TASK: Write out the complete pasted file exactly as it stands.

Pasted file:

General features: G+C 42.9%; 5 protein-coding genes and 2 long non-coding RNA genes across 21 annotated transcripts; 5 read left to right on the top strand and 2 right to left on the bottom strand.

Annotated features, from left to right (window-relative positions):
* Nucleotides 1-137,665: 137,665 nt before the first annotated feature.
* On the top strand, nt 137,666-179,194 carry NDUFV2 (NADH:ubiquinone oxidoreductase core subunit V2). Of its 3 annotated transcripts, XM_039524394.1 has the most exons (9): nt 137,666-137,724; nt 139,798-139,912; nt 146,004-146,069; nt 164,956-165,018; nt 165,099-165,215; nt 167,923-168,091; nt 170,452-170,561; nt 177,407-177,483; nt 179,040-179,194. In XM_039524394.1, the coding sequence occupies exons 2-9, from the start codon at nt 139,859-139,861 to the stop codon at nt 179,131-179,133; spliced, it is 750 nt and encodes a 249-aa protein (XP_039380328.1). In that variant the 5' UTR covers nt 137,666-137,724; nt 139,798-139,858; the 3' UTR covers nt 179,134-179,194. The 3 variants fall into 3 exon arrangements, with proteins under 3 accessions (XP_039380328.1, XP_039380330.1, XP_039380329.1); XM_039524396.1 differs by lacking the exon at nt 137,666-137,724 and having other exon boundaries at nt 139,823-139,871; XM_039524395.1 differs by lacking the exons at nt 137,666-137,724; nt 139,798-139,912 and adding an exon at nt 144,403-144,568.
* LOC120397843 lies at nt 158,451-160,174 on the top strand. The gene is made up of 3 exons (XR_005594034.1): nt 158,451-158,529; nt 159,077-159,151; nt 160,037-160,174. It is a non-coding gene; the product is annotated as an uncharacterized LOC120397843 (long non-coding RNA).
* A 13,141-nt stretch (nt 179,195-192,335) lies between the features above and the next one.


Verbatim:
General features: G+C 42.9%; 5 protein-coding genes and 2 long non-coding RNA genes across 21 annotated transcripts; 5 read left to right on the top strand and 2 right to left on the bottom strand.

Annotated features, from left to right (window-relative positions):
* Nucleotides 1-137,665: 137,665 nt before the first annotated feature.
* On the top strand, nt 137,666-179,194 carry NDUFV2 (NADH:ubiquinone oxidoreductase core subunit V2). Of its 3 annotated transcripts, XM_039524394.1 has the most exons (9): nt 137,666-137,724; nt 139,798-139,912; nt 146,004-146,069; nt 164,956-165,018; nt 165,099-165,215; nt 167,923-168,091; nt 170,452-170,561; nt 177,407-177,483; nt 179,040-179,194. In XM_039524394.1, the coding sequence occupies exons 2-9, from the start codon at nt 139,859-139,861 to the stop codon at nt 179,131-179,133; spliced, it is 750 nt and encodes a 249-aa protein (XP_039380328.1). In that variant the 5' UTR covers nt 137,666-137,724; nt 139,798-139,858; the 3' UTR covers nt 179,134-179,194. The 3 variants fall into 3 exon arrangements, with proteins under 3 accessions (XP_039380328.1, XP_039380330.1, XP_039380329.1); XM_039524396.1 differs by lacking the exon at nt 137,666-137,724 and having other exon boundaries at nt 139,823-139,871; XM_039524395.1 differs by lacking the exons at nt 137,666-137,724; nt 139,798-139,912 and adding an exon at nt 144,403-144,568.
* LOC120397843 lies at nt 158,451-160,174 on the top strand. The gene is made up of 3 exons (XR_005594034.1): nt 158,451-158,529; nt 159,077-159,151; nt 160,037-160,174. It is a non-coding gene; the product is annotated as an uncharacterized LOC120397843 (long non-coding RNA).
* A 13,141-nt stretch (nt 179,195-192,335) lies between the features above and the next one.